Channelpedia

PubMed 23708799


Referenced in Channelpedia wiki pages of: none

Automatically associated channels: ClvC3 , ClvC4 , Kv2.1



Title: Acid-sensitive outwardly rectifying (ASOR) anion channels in human epithelial cells are highly sensitive to temperature and independent of ClC-3.

Authors: Kaori Sato-Numata, Tomohiro Numata, Toshiaki Okada, Yasunobu Okada

Journal, date & volume: Pflugers Arch., 2013 Nov , 465, 1535-43

PubMed link: http://www.ncbi.nlm.nih.gov/pubmed/23708799


Abstract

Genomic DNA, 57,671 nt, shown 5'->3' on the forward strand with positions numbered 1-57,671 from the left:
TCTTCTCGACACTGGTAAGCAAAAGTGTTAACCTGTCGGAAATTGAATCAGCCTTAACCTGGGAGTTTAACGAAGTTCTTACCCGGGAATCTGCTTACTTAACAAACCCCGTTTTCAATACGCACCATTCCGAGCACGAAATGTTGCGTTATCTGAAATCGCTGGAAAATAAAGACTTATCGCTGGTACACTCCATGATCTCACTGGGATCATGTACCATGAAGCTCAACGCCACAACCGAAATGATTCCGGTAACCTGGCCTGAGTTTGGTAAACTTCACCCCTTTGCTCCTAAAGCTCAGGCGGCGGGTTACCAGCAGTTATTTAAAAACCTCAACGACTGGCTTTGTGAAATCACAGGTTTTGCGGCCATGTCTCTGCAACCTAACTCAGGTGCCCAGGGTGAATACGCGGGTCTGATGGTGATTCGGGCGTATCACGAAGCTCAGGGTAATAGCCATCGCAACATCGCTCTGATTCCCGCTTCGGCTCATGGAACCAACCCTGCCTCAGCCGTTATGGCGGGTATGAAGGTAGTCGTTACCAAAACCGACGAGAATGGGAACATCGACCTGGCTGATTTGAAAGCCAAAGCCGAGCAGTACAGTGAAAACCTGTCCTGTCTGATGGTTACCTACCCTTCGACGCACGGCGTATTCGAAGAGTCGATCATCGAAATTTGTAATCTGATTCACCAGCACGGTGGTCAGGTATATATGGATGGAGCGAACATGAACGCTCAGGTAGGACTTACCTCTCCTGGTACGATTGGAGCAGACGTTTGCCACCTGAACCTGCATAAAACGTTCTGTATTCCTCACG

A novel type of anion channel activated by extracellular acidification, called acid-sensitive outwardly rectifying (ASOR) anion channel, was shown to be involved in acidotoxic necrotic death in human epithelial cells. However, its biophysical property and molecular identity have remained elusive. In human epithelial HeLa cells, here, whole-cell currents of ASOR anion channel were found to be augmented by warm temperature, with a threshold temperature of 32 °C. Temperature sensitivity of the conductance was found to be high (with Q 10 of 8.8) in the range of body temperature, suggesting a possible involvement of a non-diffusion-limited process such as a transporter-mediated conduction. In this regard, it is interesting that a Cl(-)/H(+) antiporter ClC-3 has recently been proposed as a candidate for the ASOR channel. However, siRNA-mediated knockdown of hClC-3 failed to suppress ASOR currents in HeLa cells. Also, endogenous ASOR currents in HEK293T cells were not affected by overexpression of human or mouse ClC-3. Furthermore, functional expression of the ASOR channel was virtually absent in the cisplatin-resistant human cancer KCP-4 cell line despite the fact that molecular expression of ClC-3 was indistinguishable between KCP-4 cells and parental cisplatin-sensitive KB-3-1 cells which endogenously exhibit high activity of ASOR anion channels. These results indicate that the ASOR anion channel is highly sensitive to temperature and independent of ClC-3.